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We own kittens for an hour and get a Front Porch story!

We own kittens for an hour and get a Front Porch story!
Front Porch: The cat adventure will likely provide lots of fodder for conversation.

Our problems with mice this year are well-documented. The situation led us to do something I thought we would never do — get cats. I’m not a cat lover, and my wife isn’t either, but we hate mice. When a visitor came to see our sheep and a mouse ran over her open-toed shoe, that was the last straw. We needed cats.

Two days later, the local ag teacher told me a box with six kittens had showed up in the animal room. How many did I want?

As it turns out, a student who works at the local sale barn brought them in, hoping to find homes for them. Someone left them at the sale barn, and big, tough guy that he is, he couldn’t bear leaving them there.

THE ADVENTURE BEGINS: Three little kittens just like these provided frustration and fodder for stories in their first hour on the farm! (Photo: OlegMalyshev/iStock/Thinkstock)

About 6 p.m. that evening the student came tooling up our driveway in his pickup. There was a pet carrier with three kittens in back. They were likely 4 or 5 weeks old, gray and black. The young man warned me they were wild!

Caper begins

My plan was to put them in the open dog kennel in the garage overnight so they would get used to feed and water. Then I would move them to the barn in the portable kennel the next evening. So I found a bowl and asked Carla to bring milk.

Their benefactor hadn’t been gone five minutes before the real fun began. I opened the side door to put in the milk.

“Watch out!” Carla warned. One kitten was headed for the open kennel door.

I was still pouring milk, so I didn’t pay any attention. She slipped out into the garage. How hard could it be to catch a tiny kitten anyway?

I was about to find out.

The little gray kitten shot straight for the water heater. In a flash, she was behind it and out of sight. Great — now what?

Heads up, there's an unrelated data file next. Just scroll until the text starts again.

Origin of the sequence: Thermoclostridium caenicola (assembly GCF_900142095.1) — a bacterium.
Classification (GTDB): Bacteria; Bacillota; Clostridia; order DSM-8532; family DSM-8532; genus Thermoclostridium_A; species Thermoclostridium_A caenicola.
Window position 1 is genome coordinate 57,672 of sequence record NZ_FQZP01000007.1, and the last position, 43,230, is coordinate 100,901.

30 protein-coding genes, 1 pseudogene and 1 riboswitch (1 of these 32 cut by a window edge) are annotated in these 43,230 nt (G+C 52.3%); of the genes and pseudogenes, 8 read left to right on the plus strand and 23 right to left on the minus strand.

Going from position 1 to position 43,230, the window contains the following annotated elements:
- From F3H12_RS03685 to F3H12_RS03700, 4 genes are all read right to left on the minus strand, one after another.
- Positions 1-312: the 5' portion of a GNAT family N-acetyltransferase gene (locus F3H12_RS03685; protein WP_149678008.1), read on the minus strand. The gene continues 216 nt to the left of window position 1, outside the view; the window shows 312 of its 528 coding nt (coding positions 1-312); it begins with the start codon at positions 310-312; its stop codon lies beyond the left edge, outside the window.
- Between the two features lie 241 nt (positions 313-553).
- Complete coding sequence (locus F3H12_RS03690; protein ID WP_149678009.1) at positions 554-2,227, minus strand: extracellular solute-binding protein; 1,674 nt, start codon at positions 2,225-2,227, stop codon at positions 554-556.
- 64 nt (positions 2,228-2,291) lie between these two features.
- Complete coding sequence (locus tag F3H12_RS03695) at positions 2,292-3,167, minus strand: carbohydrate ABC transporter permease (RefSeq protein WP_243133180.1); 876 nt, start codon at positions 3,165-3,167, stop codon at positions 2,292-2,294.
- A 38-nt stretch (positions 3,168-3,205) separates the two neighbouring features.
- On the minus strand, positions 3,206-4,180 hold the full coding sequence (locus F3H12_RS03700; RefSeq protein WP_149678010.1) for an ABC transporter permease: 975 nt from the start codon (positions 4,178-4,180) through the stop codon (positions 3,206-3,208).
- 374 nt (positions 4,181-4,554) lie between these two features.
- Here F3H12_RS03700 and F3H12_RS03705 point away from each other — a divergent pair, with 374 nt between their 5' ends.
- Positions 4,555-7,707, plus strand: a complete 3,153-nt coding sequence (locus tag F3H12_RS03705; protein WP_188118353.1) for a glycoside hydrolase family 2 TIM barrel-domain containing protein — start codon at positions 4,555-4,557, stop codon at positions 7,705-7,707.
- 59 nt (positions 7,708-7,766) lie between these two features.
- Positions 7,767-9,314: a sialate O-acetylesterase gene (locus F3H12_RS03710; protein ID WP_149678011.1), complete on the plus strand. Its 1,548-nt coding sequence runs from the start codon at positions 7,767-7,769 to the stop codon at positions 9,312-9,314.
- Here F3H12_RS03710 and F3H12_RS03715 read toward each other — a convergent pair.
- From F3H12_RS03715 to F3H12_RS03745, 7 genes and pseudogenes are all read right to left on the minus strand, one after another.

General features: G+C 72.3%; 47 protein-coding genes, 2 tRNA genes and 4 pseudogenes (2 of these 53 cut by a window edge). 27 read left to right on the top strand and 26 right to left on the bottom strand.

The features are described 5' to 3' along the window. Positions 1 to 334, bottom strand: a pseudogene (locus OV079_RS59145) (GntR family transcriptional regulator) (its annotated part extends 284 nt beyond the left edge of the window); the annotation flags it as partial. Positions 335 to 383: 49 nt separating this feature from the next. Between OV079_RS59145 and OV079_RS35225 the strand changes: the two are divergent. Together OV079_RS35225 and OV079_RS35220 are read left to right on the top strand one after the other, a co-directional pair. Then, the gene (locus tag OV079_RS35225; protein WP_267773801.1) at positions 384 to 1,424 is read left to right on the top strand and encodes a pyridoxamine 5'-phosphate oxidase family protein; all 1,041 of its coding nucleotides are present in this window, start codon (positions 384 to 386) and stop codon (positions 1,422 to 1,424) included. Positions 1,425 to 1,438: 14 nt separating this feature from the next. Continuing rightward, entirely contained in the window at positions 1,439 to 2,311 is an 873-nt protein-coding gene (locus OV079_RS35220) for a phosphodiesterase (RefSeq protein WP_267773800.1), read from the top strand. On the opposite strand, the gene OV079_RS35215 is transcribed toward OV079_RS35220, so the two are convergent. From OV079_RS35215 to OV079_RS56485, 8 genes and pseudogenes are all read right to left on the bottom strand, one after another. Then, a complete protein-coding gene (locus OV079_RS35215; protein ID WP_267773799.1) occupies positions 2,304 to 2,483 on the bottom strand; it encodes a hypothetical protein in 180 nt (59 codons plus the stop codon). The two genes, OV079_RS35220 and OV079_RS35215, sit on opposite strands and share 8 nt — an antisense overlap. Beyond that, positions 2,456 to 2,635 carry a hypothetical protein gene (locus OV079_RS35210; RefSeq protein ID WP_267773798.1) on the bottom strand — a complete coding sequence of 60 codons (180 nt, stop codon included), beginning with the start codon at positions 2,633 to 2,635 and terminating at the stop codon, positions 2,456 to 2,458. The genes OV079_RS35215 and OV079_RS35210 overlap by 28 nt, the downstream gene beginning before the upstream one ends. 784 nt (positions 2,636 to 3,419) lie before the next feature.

I got a stick and poked, but I couldn’t see her.

“Well, you shouldn’t have let her get out,” Carla said.

I had that one figured out by now.

“We will just sit here and wait until she comes out and grab her,” I said.

She came out alright. Slowly at first … then she ventured out a little farther. But every time I made the slightest movement, she darted back behind the water heater.

Enough is enough

This game went on for several minutes. Finally, the kitten was out far enough that when I made a move for her, she darted the other way — straight behind an old cabinet on the opposite side of the water heater! Change of venue, same game: try to poke out the cat.

After 30 minutes, the kitten ventured out far enough that I made a leap for her. I went for the tail. She turned and snarled.

“Grab it, grab it!” Carla exclaimed.

But I pulled back. I'd had enough of that kitten. “You grab it,” I said. “I’m not getting bitten.”

With that, I put on a pair of work gloves. So now, there were two adults — one wearing gloves — a pint-size cat back under the water heater, and her two innocent siblings watching, still in the kennel. Eventually, the cat made a wrong turn and boxed herself in by the furnace. I grabbed her and threw her in the cage.

Good grief, I thought. We’ve had these kittens for 45 minutes and they’re already nothing but trouble. If I were you, I would stay tuned!

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